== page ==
Johnny Kendrick Continued from Homepage

Johnny Kendrick & sons, The Branchy Boys

Echoes of the Trail came to be an event of international stature, and we’ve received inquiries and postings from around the world of folks interested in America’s cowboy heritage. Poets and singers who traveled to Fort Scott every June came from Oklahoma, Texas, Colorado, Arizona, Nebraska, and many other states across the cattle country. The Missouri Cowboy Poets Association came to view Echoes as an annual gathering place where members could meet, share stories and poems and celebrate their mutual passion of cowboy culture. We met and befriended folks who came as audience, who identified with the values and history of the cowboy; people we saw each year and looked forward to seeing again. Our event was all locally sponsored; we never received grant funding or major corporate backing as do most similar events. All our successes came through the backing of Fort Scott and Bourbon County people, businesses, and civic agencies, real people who appreciated Fort Scott’s historic place in the Western legacy.

But this final weekend was also bittersweet, as we recalled and remembered those who have graced the Round Room stage, and those who have been workers in the organization and have passed on. Gary Wimmer, ever an educator, left a legacy of encouraged youngsters to write and submit poems for Echoes, and was tireless in his support and key to organizing Echoes in the year prior to his passing. A photo board of those we remember was on display last weekend and it was a sobering moment to reflect on those names and faces of those we knew and loved – the great Harold Carpenter, a loyal friend and encourager to the Echoes committee for many years, was sorely missed. As was Kenny Gordon, whose chuck wagon lent atmosphere and authenticity to a cowboy weekend in Fort Scott each June for several years. Jack DeWerf, Leroy Watts, Buzz Benson, Jerry Schleicher, Duane Feighner … the list goes on. As does the list of donors and local supporters including Vicky O’Bryan, Keitha Bohlander, Frank Emery, Harold Palmer, Bob Galvin, Jess Black, and Laura Hyer, along with vendors like Shirley Willis, Kathy Lester, B.E. Eichorn, and Rowdy Yates, who marked their calendars for the annual trip to Fort Scott. These losses were punctuated this weekend by performances by Oklahoma poet trey Allen, whose first and last Echoes visit was marked by his daughters who helped him to the stage with an oxygen tank and stood by as his frail, myeloma-ridden body softly recited heart-felt emotions and reflections on the cowboy way. Echoes’ favorite Gal Burton’s daughter and son-in-law brought him to the final Echoes. “It’s terminal,” he said of his diagnosis, “but they don’t say how long the terminal is …” Poets and singers through the weekend paid fitting tribute to mark the end of 20 years’ gatherings of celebration.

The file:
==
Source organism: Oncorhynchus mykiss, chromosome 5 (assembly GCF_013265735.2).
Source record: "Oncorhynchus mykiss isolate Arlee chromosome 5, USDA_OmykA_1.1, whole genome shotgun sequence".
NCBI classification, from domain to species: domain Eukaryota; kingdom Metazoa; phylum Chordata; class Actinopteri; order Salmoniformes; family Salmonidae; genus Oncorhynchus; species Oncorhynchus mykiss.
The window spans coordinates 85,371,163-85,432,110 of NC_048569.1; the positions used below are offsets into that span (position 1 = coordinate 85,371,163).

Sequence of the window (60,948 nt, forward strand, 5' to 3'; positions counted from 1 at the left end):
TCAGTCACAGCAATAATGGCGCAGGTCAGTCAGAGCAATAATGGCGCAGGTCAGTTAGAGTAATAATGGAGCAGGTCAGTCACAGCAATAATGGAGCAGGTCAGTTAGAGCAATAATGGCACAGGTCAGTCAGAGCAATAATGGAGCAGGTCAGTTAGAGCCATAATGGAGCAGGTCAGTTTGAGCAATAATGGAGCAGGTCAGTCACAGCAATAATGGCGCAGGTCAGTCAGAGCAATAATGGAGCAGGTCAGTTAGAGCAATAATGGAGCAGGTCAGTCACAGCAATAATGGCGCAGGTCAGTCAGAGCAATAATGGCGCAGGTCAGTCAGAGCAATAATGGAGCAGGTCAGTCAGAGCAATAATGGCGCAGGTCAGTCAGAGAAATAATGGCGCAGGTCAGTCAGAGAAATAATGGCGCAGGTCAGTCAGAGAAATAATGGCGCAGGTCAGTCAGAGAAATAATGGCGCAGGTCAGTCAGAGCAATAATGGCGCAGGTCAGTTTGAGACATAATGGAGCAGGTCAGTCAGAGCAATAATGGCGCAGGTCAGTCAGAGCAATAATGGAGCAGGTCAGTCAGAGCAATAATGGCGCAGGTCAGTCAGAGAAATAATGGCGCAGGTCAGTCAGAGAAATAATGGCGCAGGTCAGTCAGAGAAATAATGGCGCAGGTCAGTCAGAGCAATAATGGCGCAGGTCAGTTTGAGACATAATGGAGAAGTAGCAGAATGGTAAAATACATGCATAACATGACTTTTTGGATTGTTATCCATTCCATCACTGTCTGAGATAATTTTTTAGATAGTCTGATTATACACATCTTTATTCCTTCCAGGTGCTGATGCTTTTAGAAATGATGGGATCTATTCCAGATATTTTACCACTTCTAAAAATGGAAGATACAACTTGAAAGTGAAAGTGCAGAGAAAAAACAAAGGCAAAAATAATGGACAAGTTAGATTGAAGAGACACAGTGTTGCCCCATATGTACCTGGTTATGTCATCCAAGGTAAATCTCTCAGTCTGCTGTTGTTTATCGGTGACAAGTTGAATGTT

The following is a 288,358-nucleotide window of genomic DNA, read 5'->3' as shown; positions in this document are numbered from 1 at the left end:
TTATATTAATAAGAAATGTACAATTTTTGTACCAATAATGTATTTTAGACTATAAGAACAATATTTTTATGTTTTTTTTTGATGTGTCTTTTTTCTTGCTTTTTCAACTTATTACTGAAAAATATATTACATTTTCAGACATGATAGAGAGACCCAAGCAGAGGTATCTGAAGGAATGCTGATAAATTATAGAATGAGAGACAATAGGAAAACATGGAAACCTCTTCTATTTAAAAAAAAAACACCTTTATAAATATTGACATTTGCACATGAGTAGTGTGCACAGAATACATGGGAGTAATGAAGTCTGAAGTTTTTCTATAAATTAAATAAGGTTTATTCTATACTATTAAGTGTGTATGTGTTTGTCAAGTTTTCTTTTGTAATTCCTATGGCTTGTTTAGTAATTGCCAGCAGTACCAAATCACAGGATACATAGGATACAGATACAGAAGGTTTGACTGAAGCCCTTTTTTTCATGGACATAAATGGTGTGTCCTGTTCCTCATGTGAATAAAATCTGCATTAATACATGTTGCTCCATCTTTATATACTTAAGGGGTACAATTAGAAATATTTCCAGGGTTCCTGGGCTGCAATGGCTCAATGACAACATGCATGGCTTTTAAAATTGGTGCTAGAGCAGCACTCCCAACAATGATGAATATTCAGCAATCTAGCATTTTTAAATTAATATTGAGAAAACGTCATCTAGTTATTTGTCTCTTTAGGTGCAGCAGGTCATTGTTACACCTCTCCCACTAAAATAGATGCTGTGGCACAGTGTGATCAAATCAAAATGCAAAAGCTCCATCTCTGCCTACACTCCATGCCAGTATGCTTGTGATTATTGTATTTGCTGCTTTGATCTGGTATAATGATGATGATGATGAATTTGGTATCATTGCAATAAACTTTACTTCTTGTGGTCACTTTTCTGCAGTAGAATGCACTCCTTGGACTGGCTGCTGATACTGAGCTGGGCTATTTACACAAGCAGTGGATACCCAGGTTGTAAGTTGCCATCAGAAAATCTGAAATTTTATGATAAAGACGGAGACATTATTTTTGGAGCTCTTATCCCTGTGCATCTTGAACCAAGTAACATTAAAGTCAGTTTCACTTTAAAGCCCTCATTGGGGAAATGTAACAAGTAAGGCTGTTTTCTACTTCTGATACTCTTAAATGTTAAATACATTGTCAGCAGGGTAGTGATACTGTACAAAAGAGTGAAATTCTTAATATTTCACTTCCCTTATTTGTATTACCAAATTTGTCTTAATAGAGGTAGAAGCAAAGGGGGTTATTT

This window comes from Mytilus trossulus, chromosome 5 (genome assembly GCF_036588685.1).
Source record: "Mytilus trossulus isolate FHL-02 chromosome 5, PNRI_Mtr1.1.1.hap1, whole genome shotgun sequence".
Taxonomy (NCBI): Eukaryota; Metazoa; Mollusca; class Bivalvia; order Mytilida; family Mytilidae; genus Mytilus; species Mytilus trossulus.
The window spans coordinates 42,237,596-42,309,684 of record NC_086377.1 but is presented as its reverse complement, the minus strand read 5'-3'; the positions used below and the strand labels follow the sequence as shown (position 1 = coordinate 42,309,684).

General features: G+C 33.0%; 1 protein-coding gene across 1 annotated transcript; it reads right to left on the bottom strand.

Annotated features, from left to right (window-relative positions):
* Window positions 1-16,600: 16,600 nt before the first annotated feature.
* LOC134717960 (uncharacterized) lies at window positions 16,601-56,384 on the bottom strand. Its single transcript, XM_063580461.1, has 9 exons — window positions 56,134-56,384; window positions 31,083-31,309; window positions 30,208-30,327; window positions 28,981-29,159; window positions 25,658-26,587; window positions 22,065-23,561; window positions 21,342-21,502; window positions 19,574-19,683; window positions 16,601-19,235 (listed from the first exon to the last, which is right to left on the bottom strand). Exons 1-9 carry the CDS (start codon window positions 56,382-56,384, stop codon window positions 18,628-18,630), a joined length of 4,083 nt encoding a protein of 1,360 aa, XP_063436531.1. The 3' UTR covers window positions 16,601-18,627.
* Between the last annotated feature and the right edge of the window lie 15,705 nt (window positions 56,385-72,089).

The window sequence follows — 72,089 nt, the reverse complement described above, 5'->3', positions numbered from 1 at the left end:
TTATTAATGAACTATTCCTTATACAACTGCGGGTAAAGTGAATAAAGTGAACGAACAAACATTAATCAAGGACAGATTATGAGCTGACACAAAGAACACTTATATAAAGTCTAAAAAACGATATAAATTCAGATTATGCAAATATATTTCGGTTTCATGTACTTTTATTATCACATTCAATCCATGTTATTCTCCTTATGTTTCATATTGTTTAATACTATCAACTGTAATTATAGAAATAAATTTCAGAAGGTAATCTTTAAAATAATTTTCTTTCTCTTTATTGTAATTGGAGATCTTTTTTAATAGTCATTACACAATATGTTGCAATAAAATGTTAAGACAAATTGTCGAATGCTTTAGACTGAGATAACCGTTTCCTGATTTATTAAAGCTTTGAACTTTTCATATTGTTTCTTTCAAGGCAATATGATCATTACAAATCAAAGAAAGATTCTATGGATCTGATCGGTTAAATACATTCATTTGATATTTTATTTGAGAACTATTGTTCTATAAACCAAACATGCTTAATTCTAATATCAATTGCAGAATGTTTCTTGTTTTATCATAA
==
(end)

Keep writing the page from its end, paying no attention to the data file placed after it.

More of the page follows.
So, to all who have ever breathed a word of encouragement (and there have been many) and to all who have donated funds, time, effort and resources to Echoes of the Trail over these 20 years (again, many), my deepest and most heartfelt thank you.”

Johnny Kendrick, Co-founder